How to Troubleshoot a Portable Generator

January 27, 2012



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With extreme weather on the rise, owning a portable generator can provide a homeowner comfort and peace of mind. With a portable generator, even when the power is out, a household can run their refrigerator and other essential appliances and stay safe and comfortable.

A portable generator is an essential piece of emergency equipment and needs to be cared for and properly maintained so it is always ready and in pristine condition when the need to use it arises.

Every generator owner should understand how to troubleshoot their equipment when it seems to work badly or refuses to start. Here are a few tips.

If your portable generator refuses to start – old, degraded fuel is the likeliest reason. Since generators are used rarely and only in emergency situations, they sit filled with fuel for long periods of time. Over time, the quality of fuel will degrade to the point where the equipment will not be able to start. If you think ahead and add fuel stabilizer to your fuel, it will stay fresh longer.
Tune Up Kits for most types and brands of generators

Tune Up Kits for most types and brands of generators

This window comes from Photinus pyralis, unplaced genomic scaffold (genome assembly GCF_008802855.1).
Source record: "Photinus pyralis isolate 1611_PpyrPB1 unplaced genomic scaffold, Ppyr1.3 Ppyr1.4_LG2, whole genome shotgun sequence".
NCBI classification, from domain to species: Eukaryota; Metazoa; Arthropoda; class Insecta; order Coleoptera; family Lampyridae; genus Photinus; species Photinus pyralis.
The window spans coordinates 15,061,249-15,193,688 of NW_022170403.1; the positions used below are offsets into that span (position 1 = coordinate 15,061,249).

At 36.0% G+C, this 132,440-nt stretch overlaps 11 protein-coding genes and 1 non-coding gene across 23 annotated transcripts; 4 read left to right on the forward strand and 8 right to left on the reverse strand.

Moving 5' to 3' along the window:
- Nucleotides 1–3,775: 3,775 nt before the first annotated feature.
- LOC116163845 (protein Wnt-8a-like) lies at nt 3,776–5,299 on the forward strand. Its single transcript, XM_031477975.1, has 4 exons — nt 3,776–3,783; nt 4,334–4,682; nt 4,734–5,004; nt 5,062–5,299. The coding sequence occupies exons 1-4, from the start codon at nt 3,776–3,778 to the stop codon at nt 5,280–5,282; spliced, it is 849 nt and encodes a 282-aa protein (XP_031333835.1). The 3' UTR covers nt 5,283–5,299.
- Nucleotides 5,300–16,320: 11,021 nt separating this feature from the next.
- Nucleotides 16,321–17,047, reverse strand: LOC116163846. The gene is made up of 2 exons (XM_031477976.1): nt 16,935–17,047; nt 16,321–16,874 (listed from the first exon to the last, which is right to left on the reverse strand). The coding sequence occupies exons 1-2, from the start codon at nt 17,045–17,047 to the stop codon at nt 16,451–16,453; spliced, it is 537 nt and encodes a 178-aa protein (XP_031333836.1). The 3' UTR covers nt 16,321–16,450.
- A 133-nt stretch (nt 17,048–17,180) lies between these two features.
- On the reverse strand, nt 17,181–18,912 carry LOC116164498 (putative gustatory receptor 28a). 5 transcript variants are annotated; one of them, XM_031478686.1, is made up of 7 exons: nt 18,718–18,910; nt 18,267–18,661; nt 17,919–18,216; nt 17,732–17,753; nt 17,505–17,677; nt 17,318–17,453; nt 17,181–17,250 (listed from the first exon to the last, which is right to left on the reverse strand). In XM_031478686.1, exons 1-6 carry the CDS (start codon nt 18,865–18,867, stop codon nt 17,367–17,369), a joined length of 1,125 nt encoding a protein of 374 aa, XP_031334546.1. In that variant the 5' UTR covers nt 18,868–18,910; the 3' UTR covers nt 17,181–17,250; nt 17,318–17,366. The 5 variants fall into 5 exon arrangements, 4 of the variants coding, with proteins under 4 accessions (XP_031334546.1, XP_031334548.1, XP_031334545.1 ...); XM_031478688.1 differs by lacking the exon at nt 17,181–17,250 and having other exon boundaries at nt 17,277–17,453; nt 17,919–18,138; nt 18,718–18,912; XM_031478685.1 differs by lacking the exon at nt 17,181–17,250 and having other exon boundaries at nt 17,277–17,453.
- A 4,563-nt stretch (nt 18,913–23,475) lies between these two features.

Another good idea is that when you expect bad weather, buy a new container of fresh fuel. You will have a safety net in case the old fuel has gone bad, and the extra container will keep your generator running longer in case of need.
When changing fuel, make sure to drain the generator fuel tank completely of old fuel before refilling with fresh fuel, then try restarting your machine.
If your generator won’t start even after you’ve replaced the fuel, the air filter might be dirty or clogged and need to be replaced.
Air filters for most types and brands of generators

Air filters for most types and brands of generators

If you are unsure of the location of the air filter, check your generator owner’s manual for instructions. Remove the old filter from its housing, which is usually designed to easily snap open, although in some older models you may need a screwdriver to remove it.
Check the air filter to ensure that dust, dirt and debris are not blocking the airflow. You can clean the filter if there is only slight residue, but f the air filter is worn or acutely blocked – it is best to replace it.
To be well prepared, purchase a number of extra filters so that one is always available if the old filter gets clogged, dirty or damaged.
Don’t forget the spark plug. If you know that the fuel in your machine is fresh and the air filter clean, and your generator still won’t start, remember that an old, worn-out, dirty spark plug might be the culprit.
Spark plugs for most generator types and brands

Spark plugs for most generator types and brands

Remove the spark plug, check for signs of dirt and damage, and replace with a new one if you have any doubts. Just like with air filters, always keep a few extra spark plugs ready on hand so that you will be ready for any emergency.
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